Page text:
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Littell's Living Age/Volume 169/Issue 2183/The Master of the House

He cannot walk, he cannot speak,
Nothing he knows of books and men,
He is the weakest of the weak,
And has not strength to hold a pen;
He has no pocket, and no purse,
Nor ever yet has owned a penny,
But has more riches than his nurse,
Because he wants not any.

He rules his parents by a cry,
And holds them captive by a smile,—
A despot, strong through infancy,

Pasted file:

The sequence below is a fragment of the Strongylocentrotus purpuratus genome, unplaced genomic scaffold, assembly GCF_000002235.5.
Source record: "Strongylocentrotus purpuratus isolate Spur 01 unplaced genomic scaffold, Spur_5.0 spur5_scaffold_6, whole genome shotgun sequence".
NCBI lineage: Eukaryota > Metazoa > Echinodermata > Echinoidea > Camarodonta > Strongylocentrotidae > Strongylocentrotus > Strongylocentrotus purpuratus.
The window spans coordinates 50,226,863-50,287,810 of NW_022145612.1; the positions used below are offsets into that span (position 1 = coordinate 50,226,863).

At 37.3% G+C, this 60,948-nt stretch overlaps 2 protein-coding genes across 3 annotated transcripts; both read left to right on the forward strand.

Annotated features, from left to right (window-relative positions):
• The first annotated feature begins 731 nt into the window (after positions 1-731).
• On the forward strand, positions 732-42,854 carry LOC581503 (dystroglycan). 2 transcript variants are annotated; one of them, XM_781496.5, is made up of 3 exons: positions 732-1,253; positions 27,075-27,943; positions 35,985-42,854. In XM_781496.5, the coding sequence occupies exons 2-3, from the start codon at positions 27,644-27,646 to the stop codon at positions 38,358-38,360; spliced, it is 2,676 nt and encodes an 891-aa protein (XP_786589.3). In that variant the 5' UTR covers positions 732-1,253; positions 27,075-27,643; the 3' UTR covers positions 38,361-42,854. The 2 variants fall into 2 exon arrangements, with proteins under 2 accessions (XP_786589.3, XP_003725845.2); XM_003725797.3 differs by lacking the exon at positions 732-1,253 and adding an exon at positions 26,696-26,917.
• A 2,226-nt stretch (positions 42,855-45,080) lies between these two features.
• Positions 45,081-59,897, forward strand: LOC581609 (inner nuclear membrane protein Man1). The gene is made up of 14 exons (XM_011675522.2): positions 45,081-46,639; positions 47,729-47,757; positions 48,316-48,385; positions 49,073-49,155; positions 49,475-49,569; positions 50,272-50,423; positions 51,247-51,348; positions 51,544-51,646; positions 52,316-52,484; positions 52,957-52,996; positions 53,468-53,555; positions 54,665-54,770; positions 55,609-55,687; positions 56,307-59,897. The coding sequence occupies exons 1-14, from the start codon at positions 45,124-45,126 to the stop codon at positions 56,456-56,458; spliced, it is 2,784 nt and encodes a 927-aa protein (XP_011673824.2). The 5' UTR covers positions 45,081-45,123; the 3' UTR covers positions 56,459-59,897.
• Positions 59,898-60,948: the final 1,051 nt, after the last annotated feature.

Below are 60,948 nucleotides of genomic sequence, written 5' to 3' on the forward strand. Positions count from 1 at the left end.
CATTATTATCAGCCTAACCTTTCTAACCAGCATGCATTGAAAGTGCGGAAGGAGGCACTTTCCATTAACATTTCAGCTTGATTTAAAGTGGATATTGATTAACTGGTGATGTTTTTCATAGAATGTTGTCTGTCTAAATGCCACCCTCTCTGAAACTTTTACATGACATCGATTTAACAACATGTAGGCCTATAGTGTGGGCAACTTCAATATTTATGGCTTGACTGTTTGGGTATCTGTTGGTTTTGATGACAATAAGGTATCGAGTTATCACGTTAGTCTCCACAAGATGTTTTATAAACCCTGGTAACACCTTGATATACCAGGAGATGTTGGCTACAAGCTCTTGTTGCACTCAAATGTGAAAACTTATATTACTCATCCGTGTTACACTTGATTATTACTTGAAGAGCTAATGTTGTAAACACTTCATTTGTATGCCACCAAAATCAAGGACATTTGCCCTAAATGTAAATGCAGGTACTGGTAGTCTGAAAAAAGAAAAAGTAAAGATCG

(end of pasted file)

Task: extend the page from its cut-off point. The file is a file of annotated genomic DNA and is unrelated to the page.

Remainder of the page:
A king, from lack of guile.
He lies upon his back and crows,
Or looks with grave eyes on his mother,—
What can he mean? But I suppose
They understand each other.

Indoors or out, early or late,
There is no limit to his sway,
For wrapt in baby robes of state,
He governs night and day.
Kisses he takes as rightful due,
And, Turk-like, has his slaves to dress him.
His subjects bend before him too,
I'm one of them. God bless him!